Immunotherapy treatment fast tracked to treat lung cancer patients in England

Fluid pathology of lung adenocarcinoma, a type of non small cell cancer.

Fluid pathology of lung adenocarcinoma, a type of non small cell cancer.

A type of immunotherapy drug that can significantly reduce the risk of lung cancer returning is being made available to people with non small cell lung cancer in England.

More than 850 cancer patients are expected to be eligible from the drug atezolizumab (Tecentriq) after it was approved by the Medicines and Healthcare products Regulatory Agency (MHRA).

The drug will be available in the next few weeks after an early-access deal was struck between the drug manufacturer and NHS England.

“It’s great to see this drug approved so quickly, bringing even more optimism to tackling a difficult-to-treat cancer.”

Professor Charles Swanton, Cancer Research UK’s chief clinician.

Clinical trials show promising results

According to NHS England, clinical trial results found that atezolizumab could reduce the risk of cancer recurrence or death by 34% in patients with early-stage non small cell lung cancer, whose tumours test positive for a protein called PD-L1.

Until now, this group of patients have had limited options due to a lack of approved treatments.

Atezolizumab, which is already approved to treat a number of cancer types, is given as an IV drip, blocks PD-L1 and helps the immune system to fight cancer more effectively.

England is only the second country in Europe to make atezolizumab available for this group of patients, after Switzerland. It’s the first immunotherapy approved for patients whose early-stage non small cell lung cancers express PD-L1 and who have undergone surgery and chemotherapy.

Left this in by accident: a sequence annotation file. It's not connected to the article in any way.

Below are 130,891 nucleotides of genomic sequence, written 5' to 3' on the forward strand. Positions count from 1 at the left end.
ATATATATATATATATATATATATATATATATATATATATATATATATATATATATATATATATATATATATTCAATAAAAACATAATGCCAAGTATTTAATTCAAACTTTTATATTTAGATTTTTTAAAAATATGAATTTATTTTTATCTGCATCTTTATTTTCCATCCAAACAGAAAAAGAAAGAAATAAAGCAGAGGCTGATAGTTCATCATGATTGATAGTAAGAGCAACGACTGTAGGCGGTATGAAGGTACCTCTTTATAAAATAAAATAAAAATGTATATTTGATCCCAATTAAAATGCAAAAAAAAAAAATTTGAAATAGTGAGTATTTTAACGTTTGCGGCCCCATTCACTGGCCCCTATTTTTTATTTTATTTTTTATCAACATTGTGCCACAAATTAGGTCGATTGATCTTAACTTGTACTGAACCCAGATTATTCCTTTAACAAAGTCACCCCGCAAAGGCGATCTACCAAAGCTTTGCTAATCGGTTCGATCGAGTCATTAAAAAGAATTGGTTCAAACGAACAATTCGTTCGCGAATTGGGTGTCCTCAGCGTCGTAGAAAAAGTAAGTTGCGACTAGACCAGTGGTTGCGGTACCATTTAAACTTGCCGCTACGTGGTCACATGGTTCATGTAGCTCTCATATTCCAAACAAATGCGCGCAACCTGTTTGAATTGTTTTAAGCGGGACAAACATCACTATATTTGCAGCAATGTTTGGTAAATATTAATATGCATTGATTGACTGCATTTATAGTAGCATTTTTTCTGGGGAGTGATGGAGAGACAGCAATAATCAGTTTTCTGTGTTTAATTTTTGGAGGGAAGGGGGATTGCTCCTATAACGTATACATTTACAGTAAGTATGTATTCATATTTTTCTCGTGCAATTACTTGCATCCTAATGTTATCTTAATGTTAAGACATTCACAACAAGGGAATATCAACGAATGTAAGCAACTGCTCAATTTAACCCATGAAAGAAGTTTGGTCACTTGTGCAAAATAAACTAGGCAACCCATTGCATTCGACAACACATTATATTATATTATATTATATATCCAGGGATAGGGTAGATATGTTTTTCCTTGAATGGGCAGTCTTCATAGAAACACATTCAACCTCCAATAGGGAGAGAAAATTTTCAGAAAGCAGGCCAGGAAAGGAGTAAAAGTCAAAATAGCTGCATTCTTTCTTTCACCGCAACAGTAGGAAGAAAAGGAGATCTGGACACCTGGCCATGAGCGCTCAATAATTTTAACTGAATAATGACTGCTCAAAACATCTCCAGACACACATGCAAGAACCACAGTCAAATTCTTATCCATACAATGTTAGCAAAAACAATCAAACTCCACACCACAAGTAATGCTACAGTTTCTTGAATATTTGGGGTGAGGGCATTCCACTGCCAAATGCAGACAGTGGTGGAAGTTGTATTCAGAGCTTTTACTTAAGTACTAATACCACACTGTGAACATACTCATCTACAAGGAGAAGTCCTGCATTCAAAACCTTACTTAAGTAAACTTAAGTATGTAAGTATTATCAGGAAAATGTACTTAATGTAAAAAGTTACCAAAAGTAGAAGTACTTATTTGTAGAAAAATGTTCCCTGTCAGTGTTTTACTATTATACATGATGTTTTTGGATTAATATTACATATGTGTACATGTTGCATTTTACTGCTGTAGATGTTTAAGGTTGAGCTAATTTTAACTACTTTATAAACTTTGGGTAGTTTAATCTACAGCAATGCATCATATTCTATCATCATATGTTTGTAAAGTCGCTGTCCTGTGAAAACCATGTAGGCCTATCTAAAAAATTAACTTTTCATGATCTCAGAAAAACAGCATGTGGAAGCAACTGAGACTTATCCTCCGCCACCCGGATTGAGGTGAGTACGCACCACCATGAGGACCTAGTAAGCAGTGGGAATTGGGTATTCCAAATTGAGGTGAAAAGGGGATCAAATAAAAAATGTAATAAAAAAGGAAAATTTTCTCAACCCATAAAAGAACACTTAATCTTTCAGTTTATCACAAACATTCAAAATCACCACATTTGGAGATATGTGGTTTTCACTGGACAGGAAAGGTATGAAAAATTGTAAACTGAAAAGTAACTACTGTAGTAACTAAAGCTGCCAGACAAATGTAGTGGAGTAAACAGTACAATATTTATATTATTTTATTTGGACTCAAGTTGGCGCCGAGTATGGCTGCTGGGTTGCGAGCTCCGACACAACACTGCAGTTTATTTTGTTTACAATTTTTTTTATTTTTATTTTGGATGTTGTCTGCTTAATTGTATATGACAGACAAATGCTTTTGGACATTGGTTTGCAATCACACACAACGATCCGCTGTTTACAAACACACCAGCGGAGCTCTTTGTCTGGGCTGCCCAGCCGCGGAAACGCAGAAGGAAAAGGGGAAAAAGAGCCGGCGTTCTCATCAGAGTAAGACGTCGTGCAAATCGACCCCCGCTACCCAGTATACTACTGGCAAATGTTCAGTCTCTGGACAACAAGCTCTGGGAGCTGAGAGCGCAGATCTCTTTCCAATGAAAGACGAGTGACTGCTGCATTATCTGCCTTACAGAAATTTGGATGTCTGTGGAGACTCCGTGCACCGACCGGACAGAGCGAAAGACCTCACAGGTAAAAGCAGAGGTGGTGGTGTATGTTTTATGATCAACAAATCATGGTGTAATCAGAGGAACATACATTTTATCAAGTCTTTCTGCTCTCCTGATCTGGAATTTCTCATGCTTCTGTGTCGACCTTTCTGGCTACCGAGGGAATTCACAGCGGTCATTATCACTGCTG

Lung cancer is the most common cause of cancer death in the UK, accounting for around a fifth of all cancer deaths.

This new treatment option offers hope to people with NSCLC, which accounts for more than 87% of lung cancer cases in the UK.

Amanda Pritchard, chief executive of NHS England, said, “The NHS has a strong track record of securing rapid access to cutting-edge, new treatments for our patients, and this is the latest rapid access agreement that places an innovative treatment in the hands of frontline NHS staff, supporting them to continue to deliver world-class patient care.”

New hope for patients with early-stage lung cancer

As well as making promising new treatments available, NHS England is also piloting Targeted Lung Health Checks for people most at risk so that lung cancers can be diagnosed at an early stage when treatment may be more successful.

The approval of atezolizumab means a drug will be available for people in England with lung cancer that’s been caught early enough for an operation, giving them the best chance of being cured.

Professor Charles Swanton, Cancer Research UK’s chief clinician, said: “Sadly, early-stage lung cancers often come back after surgery, especially larger tumours. The approval of atezolizumab treatment for PD-L1+ non small cell lung cancer is a major step forward as a follow-up treatment after surgery and chemotherapy.

“Atezolizumab will help to dramatically reduce the risk of tumours coming back and increase the chance of curing the disease long term – allowing patients to return to normal life.”

NHS England, the National Institute of Health and Care Excellence (NICE) and drug manufacturer Roche have reached an agreement to give early access to atezolizumab for eligible patients in England before NICE carry out their appraisal. Final NICE guidance is expected in March 2022. NICE decisions are usually adopted in Wales and Northern Ireland, while Scotland has a separate process for reviewing drugs.

This is the third new drug indication that has been made available in England through an early access agreement following a Project Orbis license – an international partnership between medicines regulators to speed up the licensing process for promising cancer treatments.

It follows similar NHS agreements for osimertinib and also sotorasib, which targets the so-called “death star” mutation.

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